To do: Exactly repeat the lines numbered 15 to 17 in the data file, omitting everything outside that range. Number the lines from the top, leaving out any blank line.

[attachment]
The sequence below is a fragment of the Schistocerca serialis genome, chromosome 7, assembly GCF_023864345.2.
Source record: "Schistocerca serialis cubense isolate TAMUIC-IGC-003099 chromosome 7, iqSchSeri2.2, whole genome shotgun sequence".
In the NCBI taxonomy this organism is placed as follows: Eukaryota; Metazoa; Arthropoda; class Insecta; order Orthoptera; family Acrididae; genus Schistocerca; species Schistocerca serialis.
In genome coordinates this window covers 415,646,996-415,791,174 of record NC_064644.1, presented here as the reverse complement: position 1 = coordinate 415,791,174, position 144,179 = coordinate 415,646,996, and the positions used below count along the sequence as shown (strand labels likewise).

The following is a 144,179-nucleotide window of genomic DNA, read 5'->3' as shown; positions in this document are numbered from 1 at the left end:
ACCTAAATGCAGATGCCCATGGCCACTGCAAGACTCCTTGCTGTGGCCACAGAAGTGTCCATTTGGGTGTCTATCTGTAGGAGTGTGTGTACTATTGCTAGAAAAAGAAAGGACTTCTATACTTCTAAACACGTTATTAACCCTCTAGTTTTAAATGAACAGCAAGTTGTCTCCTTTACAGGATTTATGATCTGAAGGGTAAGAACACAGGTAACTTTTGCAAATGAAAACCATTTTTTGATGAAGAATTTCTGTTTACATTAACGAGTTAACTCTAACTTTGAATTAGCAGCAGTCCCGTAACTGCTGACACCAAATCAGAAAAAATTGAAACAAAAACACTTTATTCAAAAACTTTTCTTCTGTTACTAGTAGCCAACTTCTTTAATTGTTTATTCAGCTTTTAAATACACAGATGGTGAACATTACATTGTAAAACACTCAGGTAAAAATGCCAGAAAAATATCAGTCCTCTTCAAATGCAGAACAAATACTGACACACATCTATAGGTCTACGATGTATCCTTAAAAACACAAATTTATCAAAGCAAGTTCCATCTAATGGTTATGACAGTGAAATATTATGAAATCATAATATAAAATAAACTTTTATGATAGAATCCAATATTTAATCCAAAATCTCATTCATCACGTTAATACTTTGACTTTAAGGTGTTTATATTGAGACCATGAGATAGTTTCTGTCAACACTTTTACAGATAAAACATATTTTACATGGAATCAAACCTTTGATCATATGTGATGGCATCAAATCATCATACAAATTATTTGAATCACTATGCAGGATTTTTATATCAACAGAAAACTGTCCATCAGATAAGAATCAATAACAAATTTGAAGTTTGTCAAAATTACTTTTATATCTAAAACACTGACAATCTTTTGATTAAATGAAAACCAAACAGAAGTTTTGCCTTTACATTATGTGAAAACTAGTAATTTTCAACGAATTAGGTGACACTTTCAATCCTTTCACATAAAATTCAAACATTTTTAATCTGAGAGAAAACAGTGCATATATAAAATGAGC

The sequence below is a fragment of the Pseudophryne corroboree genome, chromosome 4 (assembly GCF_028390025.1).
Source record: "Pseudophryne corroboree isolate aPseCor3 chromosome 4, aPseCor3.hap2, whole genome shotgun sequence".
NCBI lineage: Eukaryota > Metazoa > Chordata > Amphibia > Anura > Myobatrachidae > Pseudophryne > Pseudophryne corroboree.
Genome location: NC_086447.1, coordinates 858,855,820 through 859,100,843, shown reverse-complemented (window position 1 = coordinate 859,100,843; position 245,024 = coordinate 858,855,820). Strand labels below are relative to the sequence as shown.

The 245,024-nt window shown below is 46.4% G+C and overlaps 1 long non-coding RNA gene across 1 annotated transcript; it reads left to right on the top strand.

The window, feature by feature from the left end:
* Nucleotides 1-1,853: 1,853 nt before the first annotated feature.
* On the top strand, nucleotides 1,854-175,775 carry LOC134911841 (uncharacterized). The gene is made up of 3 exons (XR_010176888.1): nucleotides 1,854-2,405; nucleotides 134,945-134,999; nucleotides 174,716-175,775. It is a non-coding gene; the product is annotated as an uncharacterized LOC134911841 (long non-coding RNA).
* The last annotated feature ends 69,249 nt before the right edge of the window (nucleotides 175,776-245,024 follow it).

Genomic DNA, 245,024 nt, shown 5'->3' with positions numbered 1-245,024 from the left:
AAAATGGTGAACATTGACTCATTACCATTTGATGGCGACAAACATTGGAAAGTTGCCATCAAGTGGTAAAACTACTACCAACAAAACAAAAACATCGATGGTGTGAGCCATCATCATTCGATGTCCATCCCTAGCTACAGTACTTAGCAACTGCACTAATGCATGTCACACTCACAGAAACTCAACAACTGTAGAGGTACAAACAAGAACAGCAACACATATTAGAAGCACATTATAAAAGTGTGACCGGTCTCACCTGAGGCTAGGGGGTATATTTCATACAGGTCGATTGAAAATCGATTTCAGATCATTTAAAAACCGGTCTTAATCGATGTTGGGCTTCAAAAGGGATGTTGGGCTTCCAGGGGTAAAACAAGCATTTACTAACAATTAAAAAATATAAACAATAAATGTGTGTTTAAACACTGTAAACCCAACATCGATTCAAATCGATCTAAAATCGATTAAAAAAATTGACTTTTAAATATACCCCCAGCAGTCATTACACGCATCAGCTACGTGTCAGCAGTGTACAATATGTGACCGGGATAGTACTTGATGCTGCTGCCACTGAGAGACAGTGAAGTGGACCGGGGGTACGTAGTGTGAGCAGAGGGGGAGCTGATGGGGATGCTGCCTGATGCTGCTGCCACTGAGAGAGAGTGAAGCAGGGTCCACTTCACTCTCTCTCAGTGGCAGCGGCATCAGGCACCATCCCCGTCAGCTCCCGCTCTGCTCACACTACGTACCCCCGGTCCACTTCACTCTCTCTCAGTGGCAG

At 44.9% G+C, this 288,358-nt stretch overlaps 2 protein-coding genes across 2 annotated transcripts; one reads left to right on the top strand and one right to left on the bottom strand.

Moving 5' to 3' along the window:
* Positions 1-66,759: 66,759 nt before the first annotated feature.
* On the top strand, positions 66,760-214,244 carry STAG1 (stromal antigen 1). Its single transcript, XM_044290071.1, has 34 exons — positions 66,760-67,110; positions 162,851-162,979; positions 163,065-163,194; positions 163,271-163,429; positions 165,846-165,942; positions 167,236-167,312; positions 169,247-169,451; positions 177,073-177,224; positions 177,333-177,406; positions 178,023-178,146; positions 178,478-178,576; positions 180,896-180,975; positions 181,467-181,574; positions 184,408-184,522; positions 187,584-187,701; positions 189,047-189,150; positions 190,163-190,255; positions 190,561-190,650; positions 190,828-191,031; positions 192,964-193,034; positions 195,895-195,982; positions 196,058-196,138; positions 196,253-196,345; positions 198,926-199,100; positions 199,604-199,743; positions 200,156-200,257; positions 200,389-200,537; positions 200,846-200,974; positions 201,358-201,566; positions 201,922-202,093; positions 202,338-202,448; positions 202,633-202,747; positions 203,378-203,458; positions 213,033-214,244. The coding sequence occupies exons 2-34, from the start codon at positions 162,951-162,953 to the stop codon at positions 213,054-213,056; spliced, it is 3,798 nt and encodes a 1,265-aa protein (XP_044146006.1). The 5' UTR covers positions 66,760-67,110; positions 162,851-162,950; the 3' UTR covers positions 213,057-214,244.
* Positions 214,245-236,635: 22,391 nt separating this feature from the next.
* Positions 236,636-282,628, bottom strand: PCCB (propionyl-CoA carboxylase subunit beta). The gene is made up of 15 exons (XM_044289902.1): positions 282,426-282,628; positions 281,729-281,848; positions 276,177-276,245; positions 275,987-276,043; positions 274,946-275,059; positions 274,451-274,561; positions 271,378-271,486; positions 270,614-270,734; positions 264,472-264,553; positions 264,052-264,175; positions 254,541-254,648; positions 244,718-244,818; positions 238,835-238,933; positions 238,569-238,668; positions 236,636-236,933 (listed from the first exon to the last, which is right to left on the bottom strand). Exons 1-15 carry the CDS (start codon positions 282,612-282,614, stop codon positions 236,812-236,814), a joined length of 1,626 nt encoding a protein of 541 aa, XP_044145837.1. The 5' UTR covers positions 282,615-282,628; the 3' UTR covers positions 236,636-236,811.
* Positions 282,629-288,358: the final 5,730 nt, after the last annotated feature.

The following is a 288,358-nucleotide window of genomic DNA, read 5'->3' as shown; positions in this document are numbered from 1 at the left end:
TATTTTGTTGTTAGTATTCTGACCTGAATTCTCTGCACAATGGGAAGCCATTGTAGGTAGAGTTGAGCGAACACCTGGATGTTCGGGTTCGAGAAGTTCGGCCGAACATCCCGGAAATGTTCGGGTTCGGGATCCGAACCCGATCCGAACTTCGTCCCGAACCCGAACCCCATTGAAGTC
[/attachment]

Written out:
* The last annotated feature ends 69,249 nt before the right edge of the window (nucleotides 175,776-245,024 follow it).

Genomic DNA, 245,024 nt, shown 5'->3' with positions numbered 1-245,024 from the left:
AAAATGGTGAACATTGACTCATTACCATTTGATGGCGACAAACATTGGAAAGTTGCCATCAAGTGGTAAAACTACTACCAACAAAACAAAAACATCGATGGTGTGAGCCATCATCATTCGATGTCCATCCCTAGCTACAGTACTTAGCAACTGCACTAATGCATGTCACACTCACAGAAACTCAACAACTGTAGAGGTACAAACAAGAACAGCAACACATATTAGAAGCACATTATAAAAGTGTGACCGGTCTCACCTGAGGCTAGGGGGTATATTTCATACAGGTCGATTGAAAATCGATTTCAGATCATTTAAAAACCGGTCTTAATCGATGTTGGGCTTCAAAAGGGATGTTGGGCTTCCAGGGGTAAAACAAGCATTTACTAACAATTAAAAAATATAAACAATAAATGTGTGTTTAAACACTGTAAACCCAACATCGATTCAAATCGATCTAAAATCGATTAAAAAAATTGACTTTTAAATATACCCCCAGCAGTCATTACACGCATCAGCTACGTGTCAGCAGTGTACAATATGTGACCGGGATAGTACTTGATGCTGCTGCCACTGAGAGACAGTGAAGTGGACCGGGGGTACGTAGTGTGAGCAGAGGGGGAGCTGATGGGGATGCTGCCTGATGCTGCTGCCACTGAGAGAGAGTGAAGCAGGGTCCACTTCACTCTCTCTCAGTGGCAGCGGCATCAGGCACCATCCCCGTCAGCTCCCGCTCTGCTCACACTACGTACCCCCGGTCCACTTCACTCTCTCTCAGTGGCAG